30/01/2006 to 02/01/2009
cause of MS,
King’s College London
Prof. K.J. Smith
MS results in intense inflammation within the brain and spinal cord, and there is increasing evidence that this can directly cause conduction and neurological deficits. This PhD project explores the hypothesis that the deficits arise because the nerve fibres passing through inflammatory lesions are relatively starved of oxygen and glucose. The hypothesis is strongly supported by historical evidence, currently largely forgotten, that drugs that open blood vessels (e.g. amyl nitrite) can restore function in MS within an hour. This study proposes to explore the mechanisms underlying such phenomena using several different experimental inflammatory and/or demyelinating models, focusing on the oxygen concentration within the lesions. First, the distribution of oxygen within the lesion will be mapped using electrophysiological and morphological methods. Second, the oxygen supply to lesions will be modulated while observing the consequences on both the oxygen concentration within the lesion, and on the success of axonal conduction through the lesion. In addition, the oxygen and nutrient demand within the lesion will be increased by repetitive electrical stimulation, and the ability of the lesion and its vascular supply to maintain oxygen homeostasis will be determined. Finally, the functional consequences of manipulating blood flow and/or oxygen concentrations in experimental models will also be determined, to explore the feasibility of using modern drugs to develop a new symptomatic therapy for MS.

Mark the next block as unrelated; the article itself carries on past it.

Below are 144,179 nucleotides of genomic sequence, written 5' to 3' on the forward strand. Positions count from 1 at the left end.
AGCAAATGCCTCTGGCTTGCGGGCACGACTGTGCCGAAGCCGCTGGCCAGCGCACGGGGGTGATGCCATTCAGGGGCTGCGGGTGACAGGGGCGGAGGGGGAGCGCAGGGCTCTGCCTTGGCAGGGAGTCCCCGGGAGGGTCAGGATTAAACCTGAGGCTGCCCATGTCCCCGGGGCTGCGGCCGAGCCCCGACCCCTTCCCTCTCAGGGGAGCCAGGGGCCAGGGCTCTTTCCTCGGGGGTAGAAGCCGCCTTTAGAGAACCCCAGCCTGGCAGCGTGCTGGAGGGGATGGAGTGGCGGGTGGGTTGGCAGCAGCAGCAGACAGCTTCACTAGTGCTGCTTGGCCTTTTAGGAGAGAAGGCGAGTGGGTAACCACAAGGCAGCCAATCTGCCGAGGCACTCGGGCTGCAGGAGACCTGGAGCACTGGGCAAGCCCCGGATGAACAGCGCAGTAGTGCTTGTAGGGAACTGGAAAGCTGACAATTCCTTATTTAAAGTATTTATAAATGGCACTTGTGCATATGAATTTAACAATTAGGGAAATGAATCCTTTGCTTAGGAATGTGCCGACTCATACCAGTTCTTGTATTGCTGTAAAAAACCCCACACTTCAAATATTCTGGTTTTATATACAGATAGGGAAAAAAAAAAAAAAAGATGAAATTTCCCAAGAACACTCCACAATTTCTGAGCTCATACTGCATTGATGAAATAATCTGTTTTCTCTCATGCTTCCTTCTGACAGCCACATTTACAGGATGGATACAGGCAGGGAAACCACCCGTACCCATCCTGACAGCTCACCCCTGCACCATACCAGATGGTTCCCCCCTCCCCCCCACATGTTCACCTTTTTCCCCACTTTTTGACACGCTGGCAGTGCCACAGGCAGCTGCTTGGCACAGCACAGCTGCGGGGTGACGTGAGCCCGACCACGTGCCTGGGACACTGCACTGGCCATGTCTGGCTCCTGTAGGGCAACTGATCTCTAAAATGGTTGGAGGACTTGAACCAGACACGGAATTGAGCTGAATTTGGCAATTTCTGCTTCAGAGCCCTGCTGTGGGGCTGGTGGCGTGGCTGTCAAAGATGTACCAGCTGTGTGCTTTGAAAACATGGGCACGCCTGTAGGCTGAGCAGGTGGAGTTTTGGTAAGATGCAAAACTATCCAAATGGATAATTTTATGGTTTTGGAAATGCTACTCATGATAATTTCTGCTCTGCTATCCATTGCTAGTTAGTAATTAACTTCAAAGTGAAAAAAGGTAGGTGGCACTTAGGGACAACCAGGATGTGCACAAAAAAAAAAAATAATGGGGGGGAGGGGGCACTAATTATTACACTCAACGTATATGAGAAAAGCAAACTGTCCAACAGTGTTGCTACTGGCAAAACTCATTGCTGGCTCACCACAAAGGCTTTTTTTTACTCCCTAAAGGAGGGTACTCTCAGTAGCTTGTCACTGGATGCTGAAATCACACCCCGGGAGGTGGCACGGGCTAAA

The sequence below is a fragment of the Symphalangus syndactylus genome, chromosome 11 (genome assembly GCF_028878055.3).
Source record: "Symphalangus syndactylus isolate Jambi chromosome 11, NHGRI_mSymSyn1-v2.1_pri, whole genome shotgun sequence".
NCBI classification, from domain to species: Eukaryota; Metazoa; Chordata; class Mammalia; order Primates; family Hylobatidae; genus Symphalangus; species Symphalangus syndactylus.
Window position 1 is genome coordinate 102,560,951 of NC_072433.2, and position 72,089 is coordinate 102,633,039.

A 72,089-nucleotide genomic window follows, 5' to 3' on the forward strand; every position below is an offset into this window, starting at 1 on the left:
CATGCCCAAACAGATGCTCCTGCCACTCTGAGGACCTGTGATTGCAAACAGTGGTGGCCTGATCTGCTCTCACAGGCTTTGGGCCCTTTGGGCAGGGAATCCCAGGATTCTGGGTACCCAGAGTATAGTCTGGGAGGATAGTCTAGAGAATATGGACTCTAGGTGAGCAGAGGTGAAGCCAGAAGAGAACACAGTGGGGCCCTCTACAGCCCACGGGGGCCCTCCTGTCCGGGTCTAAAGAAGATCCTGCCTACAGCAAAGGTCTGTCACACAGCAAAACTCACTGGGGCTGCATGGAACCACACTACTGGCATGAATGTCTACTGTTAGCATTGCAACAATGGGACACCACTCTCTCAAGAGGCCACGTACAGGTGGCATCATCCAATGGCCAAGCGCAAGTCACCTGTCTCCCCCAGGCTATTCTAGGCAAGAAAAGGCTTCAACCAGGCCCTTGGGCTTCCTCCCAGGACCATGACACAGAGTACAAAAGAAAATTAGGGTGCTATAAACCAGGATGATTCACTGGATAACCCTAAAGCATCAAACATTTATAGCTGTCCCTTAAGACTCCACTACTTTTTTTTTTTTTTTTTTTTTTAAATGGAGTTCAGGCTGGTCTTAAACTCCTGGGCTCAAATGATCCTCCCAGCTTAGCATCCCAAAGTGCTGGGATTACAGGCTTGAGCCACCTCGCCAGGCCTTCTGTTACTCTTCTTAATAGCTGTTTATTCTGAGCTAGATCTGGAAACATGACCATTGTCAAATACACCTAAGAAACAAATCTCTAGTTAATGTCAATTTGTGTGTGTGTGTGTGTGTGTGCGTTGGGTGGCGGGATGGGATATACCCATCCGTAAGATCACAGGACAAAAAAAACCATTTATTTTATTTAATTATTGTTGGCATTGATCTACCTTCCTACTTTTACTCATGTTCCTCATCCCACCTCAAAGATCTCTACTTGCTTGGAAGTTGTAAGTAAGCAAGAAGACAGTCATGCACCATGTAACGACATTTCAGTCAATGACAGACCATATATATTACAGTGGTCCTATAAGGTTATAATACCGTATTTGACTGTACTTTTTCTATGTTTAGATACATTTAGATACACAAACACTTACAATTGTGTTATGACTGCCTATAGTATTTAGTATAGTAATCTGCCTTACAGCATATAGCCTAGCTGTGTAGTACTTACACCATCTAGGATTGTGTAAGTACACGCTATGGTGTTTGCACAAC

Maybe those in the UK could contact:
Professor Kenneth Smith
Professor Kenneth Smith is Professor of Neurophysiology at Department of Neuroimmunology, King’s College, London.